Seminar Series | Professional Cultures and Inequality in STEM
Can the culture of STEM help reproduce inequality? The professional cultures of STEM, which give each discipline its particular “feel” and unite discipline members under a taken-for-granted system of meanings and values, are not benign. Drawing from several NSF-funded survey and interview-based studies, I argue that these professional cultures can have built within them disadvantages for women, racial/ethnic minorities, and LGBTQ persons in STEM. Specifically, I discuss the role of three particular cultural ideologies—schemas of scientific excellence, depoliticization, and the meritocratic ideology—in producing these disadvantages. I end by explaining why decisions (e.g. admissions, hiring, tenure) that partially rely on assessments of individuals’ “fit” with professional cultures are particularly important to critically examine for their potential to contribute to inequality.
Dr. Erin Cech is an assistant professor of sociology at the University of Michigan. Before coming to Michigan in 2016, she was a Postdoctoral Fellow at the Clayman Institute for Gender Research at Stanford University and was on faculty at Rice University. She earned her Ph.D. in Sociology in 2011 from UC San Diego and undergraduate degrees in Electrical Engineering and Sociology from Montana State University. Cech's research examines cultural mechanisms of inequality reproduction--especially through seemingly innocuous cultural beliefs and practices. Her work on inequality in science, technology, engineering and math (STEM) professions focuses on the recruitment and retention of women, people of color, and LGBTQ-identifying persons in STEM degree programs and STEM jobs. Cech’s work is funded by multiple grants from the National Science Foundation. Her research has appeared in the Proceedings of the National Academy of Sciences, the American Journal of Sociology, and the American Sociological Review. Her research has been covered by The New York Times, Washington Post, CNN, Time, Harvard Business Review, and the news sections of Science and Nature. In 2020, she was named one of Business Equality Magazine’s “40 LGBTQ+ Leaders Under 40” and was honored with the University of Michigan’s prestigious Henry Russel Award.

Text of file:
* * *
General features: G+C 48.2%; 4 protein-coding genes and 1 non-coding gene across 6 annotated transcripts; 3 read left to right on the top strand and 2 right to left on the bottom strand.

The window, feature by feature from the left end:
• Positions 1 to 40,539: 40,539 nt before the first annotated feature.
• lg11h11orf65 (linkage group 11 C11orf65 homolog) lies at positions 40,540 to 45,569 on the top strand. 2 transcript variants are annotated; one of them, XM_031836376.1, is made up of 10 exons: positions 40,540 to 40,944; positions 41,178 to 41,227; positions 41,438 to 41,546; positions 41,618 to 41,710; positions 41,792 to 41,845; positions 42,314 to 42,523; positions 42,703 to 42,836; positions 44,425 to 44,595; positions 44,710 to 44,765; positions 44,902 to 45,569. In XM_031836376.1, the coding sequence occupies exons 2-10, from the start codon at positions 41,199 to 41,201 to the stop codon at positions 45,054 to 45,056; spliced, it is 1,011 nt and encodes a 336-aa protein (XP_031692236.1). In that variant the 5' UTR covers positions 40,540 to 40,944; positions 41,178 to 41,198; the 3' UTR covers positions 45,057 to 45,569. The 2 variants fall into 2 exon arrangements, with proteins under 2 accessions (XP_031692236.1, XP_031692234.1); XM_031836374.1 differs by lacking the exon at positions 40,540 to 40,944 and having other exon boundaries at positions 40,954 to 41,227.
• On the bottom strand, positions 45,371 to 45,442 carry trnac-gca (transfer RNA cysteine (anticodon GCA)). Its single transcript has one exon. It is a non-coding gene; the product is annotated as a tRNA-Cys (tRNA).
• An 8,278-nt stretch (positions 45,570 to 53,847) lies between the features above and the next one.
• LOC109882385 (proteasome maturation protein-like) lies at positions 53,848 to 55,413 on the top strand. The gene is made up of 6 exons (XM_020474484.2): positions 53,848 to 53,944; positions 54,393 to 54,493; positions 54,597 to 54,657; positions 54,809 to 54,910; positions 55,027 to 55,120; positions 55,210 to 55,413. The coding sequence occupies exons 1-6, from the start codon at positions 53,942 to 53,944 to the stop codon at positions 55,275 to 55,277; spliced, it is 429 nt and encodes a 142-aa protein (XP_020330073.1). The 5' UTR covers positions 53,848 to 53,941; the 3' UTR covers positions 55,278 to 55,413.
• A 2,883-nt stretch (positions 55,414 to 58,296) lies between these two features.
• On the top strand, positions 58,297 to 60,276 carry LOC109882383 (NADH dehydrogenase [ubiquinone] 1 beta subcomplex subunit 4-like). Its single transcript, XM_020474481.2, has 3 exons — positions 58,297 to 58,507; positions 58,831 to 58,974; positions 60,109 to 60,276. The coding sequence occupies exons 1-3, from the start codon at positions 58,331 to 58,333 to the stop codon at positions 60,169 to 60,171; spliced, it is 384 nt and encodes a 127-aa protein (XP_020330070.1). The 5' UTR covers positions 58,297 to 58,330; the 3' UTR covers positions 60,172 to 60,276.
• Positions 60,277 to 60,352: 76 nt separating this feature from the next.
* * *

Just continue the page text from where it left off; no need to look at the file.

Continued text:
About the EED Seminar Series
Registration is required prior to each seminar. SP21 seminars will take place via remote video conferencing. A link and password to each seminar will be sent once you register. Each seminar will be held live and may be recorded for archival and marketing purposes. If you have questions regarding this seminar series, please contact Dr. David Delaine.